Companies encouraged to revisit privacy policies in light of projected increase in litigation
The Illinois Supreme Court in January 2019 held that plaintiffs bringing claims under the Illinois Biometric Information Privacy Act (BIPA) are not required to allege that they suffered any actual harm as the result of a violation of the act. Instead, it’s enough to allege that an employer or other entity simply violated BIPA’s notice, consent or disclosure requirements. The court’s opinion in Rosenbach v. Six Flags is expected to result in an increase in class action litigation under BIPA, which regulates how private entities use information based on “biometric identifiers” such as fingerprints and retina scans.
The court emphasized in Rosenbach that individuals suffer “real and significant” injuries when the right to control biometric data is compromised. For that reason, the act was intended to prevent harm by “imposing safeguards to insure that individuals’ and customers’ privacy rights in their biometric identifiers and biometric information are properly honored and protected to begin with, before they are or can be compromised.” As a secondary measure, BIPA subjects “entities who fail to follow the statute’s requirements to substantial potential liability.” In designing the act to impose liability even for “technical” violations of the statute, companies have the “strongest possible incentive to conform to the law and prevent problems before they occur and cannot be undone.”
The decision serves as an important reminder to businesses — even those operating outside Illinois — to consider the need for information privacy policies and notice and consent procedures related to the collection of biometric or other personal information. In light of the Rosenbach decision’s projected impact on litigation in this arena and increasing concerns surrounding individual privacy rights in connection with technology, companies should review the following checklist of preliminary considerations related to biometric and information privacy programs:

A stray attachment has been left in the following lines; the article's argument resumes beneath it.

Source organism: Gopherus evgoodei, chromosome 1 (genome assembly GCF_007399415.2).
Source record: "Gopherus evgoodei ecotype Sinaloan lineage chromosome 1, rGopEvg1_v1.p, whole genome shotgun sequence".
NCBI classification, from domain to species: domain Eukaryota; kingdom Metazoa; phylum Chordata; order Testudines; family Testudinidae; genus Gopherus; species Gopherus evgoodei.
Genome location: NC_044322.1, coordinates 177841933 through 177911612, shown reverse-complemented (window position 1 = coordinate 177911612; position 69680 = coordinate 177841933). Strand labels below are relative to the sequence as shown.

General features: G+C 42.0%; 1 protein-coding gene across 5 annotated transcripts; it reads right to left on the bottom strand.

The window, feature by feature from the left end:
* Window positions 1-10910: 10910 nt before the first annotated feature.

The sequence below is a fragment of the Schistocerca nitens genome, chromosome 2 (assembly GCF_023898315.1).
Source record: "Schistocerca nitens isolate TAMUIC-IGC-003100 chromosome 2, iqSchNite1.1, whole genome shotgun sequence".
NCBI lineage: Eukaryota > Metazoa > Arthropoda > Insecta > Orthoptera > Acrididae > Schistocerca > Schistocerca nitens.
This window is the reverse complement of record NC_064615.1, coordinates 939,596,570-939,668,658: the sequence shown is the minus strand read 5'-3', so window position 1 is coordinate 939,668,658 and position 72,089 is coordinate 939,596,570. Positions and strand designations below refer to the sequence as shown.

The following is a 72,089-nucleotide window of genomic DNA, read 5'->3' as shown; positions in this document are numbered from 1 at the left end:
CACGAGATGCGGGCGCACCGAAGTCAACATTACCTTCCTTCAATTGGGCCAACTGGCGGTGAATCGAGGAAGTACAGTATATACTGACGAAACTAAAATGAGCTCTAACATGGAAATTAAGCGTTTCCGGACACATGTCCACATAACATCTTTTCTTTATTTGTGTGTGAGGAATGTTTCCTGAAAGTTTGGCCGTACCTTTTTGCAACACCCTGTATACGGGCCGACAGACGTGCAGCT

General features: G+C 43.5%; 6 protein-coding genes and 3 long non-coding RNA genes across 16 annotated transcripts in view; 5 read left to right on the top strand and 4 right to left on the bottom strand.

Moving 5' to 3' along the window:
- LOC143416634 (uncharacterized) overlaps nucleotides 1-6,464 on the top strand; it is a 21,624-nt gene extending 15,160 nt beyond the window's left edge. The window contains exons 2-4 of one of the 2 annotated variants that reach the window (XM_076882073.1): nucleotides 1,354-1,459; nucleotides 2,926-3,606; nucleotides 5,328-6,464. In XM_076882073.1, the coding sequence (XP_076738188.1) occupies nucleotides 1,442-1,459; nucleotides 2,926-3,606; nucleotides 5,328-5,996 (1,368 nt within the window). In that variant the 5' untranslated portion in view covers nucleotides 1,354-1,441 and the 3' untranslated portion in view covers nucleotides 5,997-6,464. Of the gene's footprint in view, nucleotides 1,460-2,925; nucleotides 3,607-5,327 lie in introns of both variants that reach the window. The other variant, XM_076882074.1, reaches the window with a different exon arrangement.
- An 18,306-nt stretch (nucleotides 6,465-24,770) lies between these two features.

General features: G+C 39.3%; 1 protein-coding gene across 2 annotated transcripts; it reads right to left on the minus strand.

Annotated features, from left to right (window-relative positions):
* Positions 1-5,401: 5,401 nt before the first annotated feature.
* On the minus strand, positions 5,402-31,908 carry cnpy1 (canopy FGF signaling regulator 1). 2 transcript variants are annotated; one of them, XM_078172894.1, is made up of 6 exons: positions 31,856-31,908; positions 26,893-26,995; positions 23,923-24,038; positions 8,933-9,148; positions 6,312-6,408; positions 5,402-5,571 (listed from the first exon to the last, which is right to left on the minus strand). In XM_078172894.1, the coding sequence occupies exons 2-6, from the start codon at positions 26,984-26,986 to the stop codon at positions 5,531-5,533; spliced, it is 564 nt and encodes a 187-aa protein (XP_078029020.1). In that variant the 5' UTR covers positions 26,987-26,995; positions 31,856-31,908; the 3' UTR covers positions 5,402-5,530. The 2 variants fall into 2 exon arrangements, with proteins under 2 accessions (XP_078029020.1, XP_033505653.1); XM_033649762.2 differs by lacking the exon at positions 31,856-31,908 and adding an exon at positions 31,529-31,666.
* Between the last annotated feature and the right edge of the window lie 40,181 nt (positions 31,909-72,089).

- Take an inventory of current practices and policies.
- What types of biometric or personal information is the company collecting, storing or transmitting?
- Does the company have a policy in place, complete with notice and consent procedures designed to educate individuals about the company’s privacy practices?
- Become familiar with applicable law.
- Biometric privacy: Illinois, Washington and Texas have biometric information privacy laws.
- Fingerprinting: New York prohibits employers from requiring employees to be fingerprinted as a condition of employment.
- Data breach: Most states have adopted laws related to data breach notification requirements that may influence your company’s privacy program. In fact, some states, like Illinois, specifically include “biometric data” in the definition of protected “personal information.”
- Other state laws also may potentially impact an information privacy program.
- Has the company considered potential accommodations that may be offered to employees or other individuals who decline to provide biometric information for religious, medical or other reasons?
- Has the company considered whether a proposed policy or changed procedure may trigger bargaining obligations with a representative union?
- Do the company’s insurance policies provide coverage for BIPA violations or common law privacy tort claims?
- Do vendors or third parties that have access to biometric data, such as personnel services providers or payroll companies, comply with applicable law and information privacy best practices?
For questions about the impact of Rosenbach v. Six Flags or to discuss designing a biometric information privacy program for your company, contact the attorneys in our Employment & Labor group.